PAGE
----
In addition to streamlining fuel costs, businesses can seek “connected-vehicle” technology (i.e. GPS based fleet management devices, workforce management/dispatch and routing software and driver-monitoring devices) to regulate and enhance efficiencies and improve performance management across the entire organisation, which ultimately improves the bottom line.

Technicians will take on a lead role
Field-based employees, whose potential as brand ambassadors had gone largely unnoticed, are now being rightly recognised as the new frontline in customer service.

The Road Ahead report found that nearly all (93%) of respondents agreed that mobile workers are the ‘company face’ and an additional 89 percent consider field staff to be important for the image of the business.

Two thirds agreed mobile workforces must be made aware of company campaigns and values if they are to reflect a positive corporate brand out in the field. Nearly half of those surveyed hold regular customer service training sessions and a further 31 percent meet frequently to discuss how to interact with clients. So it is not surprising that there has been an increase in technicians undergoing training to promote the brand and helping to drive revenue by finding opportunities to cross sell and up-sell products and enhance service to increase customer satisfaction (and retention).

Aberdeen’s Field Service 2012 report revealed that 26 percent of visits require a secondary or additional follow up, so it is very important that technicians get it right the first time to ensure customer satisfaction. Companies that empower their workers with better information and tools will resolve customer issues faster and more effectively. By investing in appropriate technology and improving worker training, businesses will not only retain customers (and good workers), they will develop brand agents who are more knowledgeable and better equipped to do their jobs efficiently and productively.

The importance of the cloud
Many field service businesses are starting to lean towards cloud computing as a way of helping remote workers stay connected to company data and applications from anywhere at any time.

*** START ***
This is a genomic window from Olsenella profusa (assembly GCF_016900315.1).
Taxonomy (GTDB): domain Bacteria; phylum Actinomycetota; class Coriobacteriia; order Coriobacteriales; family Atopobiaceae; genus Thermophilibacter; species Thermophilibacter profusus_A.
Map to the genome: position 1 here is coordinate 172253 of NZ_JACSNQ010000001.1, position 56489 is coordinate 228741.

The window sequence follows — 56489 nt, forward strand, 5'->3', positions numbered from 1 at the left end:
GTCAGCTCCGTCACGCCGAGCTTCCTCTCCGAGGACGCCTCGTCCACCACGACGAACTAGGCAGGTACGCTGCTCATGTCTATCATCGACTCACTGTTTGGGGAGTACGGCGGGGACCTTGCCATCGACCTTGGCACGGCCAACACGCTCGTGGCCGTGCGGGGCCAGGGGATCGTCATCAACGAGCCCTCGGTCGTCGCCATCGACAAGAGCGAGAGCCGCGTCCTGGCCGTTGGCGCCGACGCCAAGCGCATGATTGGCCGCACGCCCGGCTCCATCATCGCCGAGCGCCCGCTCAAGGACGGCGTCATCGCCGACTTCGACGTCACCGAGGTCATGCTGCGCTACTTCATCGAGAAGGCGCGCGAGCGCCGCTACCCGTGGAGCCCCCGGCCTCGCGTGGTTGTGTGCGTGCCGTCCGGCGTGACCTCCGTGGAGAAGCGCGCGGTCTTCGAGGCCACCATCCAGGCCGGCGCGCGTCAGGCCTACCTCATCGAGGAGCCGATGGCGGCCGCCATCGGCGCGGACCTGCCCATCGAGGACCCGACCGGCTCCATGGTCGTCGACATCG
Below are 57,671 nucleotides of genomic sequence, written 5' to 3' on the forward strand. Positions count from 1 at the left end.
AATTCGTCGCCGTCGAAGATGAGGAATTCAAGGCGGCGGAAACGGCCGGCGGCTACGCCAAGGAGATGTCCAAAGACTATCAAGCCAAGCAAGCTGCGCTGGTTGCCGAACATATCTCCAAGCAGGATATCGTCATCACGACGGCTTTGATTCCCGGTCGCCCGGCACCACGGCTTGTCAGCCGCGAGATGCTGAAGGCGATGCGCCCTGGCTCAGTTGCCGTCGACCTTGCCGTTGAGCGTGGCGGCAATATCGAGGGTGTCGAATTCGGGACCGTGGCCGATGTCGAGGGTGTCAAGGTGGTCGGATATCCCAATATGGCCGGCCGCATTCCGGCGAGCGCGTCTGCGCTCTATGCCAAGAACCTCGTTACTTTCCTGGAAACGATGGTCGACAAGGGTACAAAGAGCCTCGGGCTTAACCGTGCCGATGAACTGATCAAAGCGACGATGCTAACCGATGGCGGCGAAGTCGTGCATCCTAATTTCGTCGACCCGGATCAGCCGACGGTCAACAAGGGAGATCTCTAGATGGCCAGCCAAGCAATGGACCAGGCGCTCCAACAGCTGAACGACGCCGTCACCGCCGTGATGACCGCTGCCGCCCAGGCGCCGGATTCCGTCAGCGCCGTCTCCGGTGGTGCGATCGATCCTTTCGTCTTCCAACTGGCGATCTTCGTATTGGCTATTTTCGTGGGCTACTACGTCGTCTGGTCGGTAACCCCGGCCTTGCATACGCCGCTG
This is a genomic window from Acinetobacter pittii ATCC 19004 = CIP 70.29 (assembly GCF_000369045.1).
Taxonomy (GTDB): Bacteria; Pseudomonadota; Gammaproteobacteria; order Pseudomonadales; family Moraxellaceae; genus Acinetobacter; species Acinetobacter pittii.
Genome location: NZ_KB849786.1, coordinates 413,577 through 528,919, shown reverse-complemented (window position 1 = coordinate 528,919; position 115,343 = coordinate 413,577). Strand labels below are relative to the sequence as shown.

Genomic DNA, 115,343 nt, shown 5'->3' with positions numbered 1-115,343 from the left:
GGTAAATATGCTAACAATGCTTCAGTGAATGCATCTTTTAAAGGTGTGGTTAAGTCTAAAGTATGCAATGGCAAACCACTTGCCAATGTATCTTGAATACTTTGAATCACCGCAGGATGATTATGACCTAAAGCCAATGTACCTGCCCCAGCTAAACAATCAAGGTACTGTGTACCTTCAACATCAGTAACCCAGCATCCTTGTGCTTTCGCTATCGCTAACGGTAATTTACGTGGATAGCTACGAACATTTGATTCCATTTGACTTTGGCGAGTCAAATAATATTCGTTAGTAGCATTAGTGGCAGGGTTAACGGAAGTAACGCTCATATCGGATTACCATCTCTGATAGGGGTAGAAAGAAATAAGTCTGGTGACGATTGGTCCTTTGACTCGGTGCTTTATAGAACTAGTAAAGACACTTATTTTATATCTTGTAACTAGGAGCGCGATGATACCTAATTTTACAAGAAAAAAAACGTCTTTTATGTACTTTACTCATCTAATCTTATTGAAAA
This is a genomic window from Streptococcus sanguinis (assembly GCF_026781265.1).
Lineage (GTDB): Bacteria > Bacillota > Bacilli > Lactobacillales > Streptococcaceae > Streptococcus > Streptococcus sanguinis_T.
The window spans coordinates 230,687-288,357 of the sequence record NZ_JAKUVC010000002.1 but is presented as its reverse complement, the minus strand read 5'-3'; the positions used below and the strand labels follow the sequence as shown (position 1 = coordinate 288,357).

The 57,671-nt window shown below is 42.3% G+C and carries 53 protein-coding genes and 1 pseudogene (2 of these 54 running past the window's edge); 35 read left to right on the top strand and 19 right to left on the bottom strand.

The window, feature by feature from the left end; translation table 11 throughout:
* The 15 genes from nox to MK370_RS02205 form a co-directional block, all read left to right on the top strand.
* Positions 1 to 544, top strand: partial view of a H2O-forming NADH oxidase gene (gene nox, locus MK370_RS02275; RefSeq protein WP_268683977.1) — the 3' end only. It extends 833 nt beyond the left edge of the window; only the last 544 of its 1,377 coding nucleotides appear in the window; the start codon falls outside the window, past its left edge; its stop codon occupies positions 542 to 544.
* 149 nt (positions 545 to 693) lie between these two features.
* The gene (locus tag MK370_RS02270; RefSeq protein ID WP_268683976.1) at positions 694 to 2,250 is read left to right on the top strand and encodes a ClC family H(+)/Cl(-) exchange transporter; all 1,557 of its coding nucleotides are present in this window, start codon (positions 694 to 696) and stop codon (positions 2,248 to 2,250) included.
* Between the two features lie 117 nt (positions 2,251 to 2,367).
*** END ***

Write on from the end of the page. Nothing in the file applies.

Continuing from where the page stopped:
The ‘software as a service’ (SaaS) form of cloud computing is well suited to organisations with field based operations. SaaS cloud-based applications can offer visibility into day-to-day fleet operations to identify, manage, and improve areas such as driver safety, customer service, back office administration, fuel use, and fleet efficiency. Businesses are able to access their account and information at any time from any computer and manage the mobile workforce in real time. Benefits of increased productivity of up to 30 percent, dispatch efficiency up to 60 percent and a reduction in overtime expenses of up to 70 percent have been recorded.

Information is key, not data
It is important to note that the data collected through fleet and field service technologies can only be of value if it’s turned into meaningful information and the analysis is provided to the right stakeholders, who can then analyse and use it to impact areas of the business most in need of support.

Decision makers are suffering from data overload in their attempts to operate the most efficient workforces and fleets on the road. What they need are high level trends and benchmarking, not a mass of information.

Analytical tools allow companies not only to extract rich, meaningful data from their various solutions, but also ensure that key stakeholders get that information in salient, relevant reports and snapshots. These give an instant, clear picture of business performance whether that’s for operations, finance, customer service, HR or the CEO.